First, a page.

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Masibe Amity & Commerce Conference

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Kesewani
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Masibe Amity & Commerce Conference

Postby Kesewani » Fri Nov 13, 2020 12:03 pm

November, 2020
The Jafarian Palace,
Masibe, Kesewani


Image
The Jafarian Palace


In the capital city of Masibe, as diplomatic relations re-open up in the midst of a pandemic and economic recession effecting the region, a conference had been daringly called for the meeting of Muhammad II of the United Kingdom of Kesewani and the newly appointed Busarian Ambassador to Kesewani in order to discuss diplomatic and economic ties of the neighboring countries of Kesewani and Busarian.

Keanjaho Mauladui, the Chief of the Kesewi Royal Court had arranged for the meeting to take place in the Green Chamber of the Jafarian Palace, a beautiful white royal complex built in the 1920's by King Muhammad's great-grandfather, King Jafari. The Green Chamber, ornately designed with the style of the art-deco that had been all the rage in style a hundred years ago, had often served as a peaceful meeting palace for diplomacy and politics, both within and outside of Kesewani. It took its name from its green and gold walls and massive emerald chandelier that hung over the ornate table that served as the centerpiece of the room.

Mauladui, an elderly man dressed in the traditional kanzu that was eggshell white, striking against his dark skin and gray hair, stood alongside His Majesty's Secretaries, the members of the Royal Cabinet chaired by the Prime Minister, though the actual prime minister, Usian Mwinhyai of the People's Liberal Party would not be in attendance today. There, however, was the secretaries of foreign affairs, ( Abdalla Serkinjia a friendly faced rotund man of short stature in a suit), the treasury (Chitundu Birashika, a thin bald man wit deep wrinkles) and business & industrial strategy (Zahur Flochikau an equally bald, equally old but bespectacled man)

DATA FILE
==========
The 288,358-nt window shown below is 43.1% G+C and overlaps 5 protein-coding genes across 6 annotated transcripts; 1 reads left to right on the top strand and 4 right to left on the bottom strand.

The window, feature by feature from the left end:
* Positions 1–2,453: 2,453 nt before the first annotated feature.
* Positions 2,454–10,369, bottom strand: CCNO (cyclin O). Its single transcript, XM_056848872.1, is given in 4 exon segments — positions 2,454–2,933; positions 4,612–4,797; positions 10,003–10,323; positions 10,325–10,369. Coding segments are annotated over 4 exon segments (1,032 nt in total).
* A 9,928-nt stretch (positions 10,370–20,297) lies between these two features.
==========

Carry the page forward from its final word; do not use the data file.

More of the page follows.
Center stage was King Muhammad II, a dark-skinned man with black hair and well groomed beard just under six feet, dressed in a three piece suit. The ninth king of Kesewani, his twenty year reign had thus far determined the path of the country for the 21st Century. He maintained a cool air of formality and regality as he awaited the arrival of the Busarian ambassador.

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Busarele
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Postby Busarele » Fri Nov 13, 2020 7:46 pm

Meluleki Nyembe stepped out of the Busarian Embassy’s glossy black limousine, the red, yellow, green and white flags fluttering in a slight breeze. Nyembe, age 61, was a tall bald man with dark brown skin. He wore a traditional morning suit, the official formal attire of an ambassador of Busarele. Nyembe was respected lawyer and politician back home in Ranaria, the capital city of Busarele. Over the past forty three years he’d served as a community organizer in the late 1970’s, provincial representative and member of parliament in the 1980’s and 90’s, only to have left politics in the first days of the 21st century to practice law.

Nyembe had made a name for himself as a lawyer in two cases he won before the Constitutional Court, Maqhama v. Duze in his defense of citizens against police brutality in 2004 and Mnyamande v. The Ministry of the State which resulted in the legalizing of same-sex marriage in 2009. Following his stunning success, Nyembe had left practicing law for a business career, becoming a multi-millionaire as head of a pharmaceutical company, only to return to the law in 2014. He was appointed by then Prime Minister Sifiso Seyma to the directorship of the Central Intelligence Organization in 2018.

Nyembe maintain this role even after the current prime minister, Tinana Croome took over, though she’d now removed him from the directorship to serve as ambassador. Nyembe, having become used to switching up his careers was more than happy to serve as ambassador. And with his long list of appoints and positions held many suspected he was a master of conduct and foreign intelligence, which was precisely why Nyembe had been selected with a mission in mind. To strengthen economic ties between Busarele and Kesewani.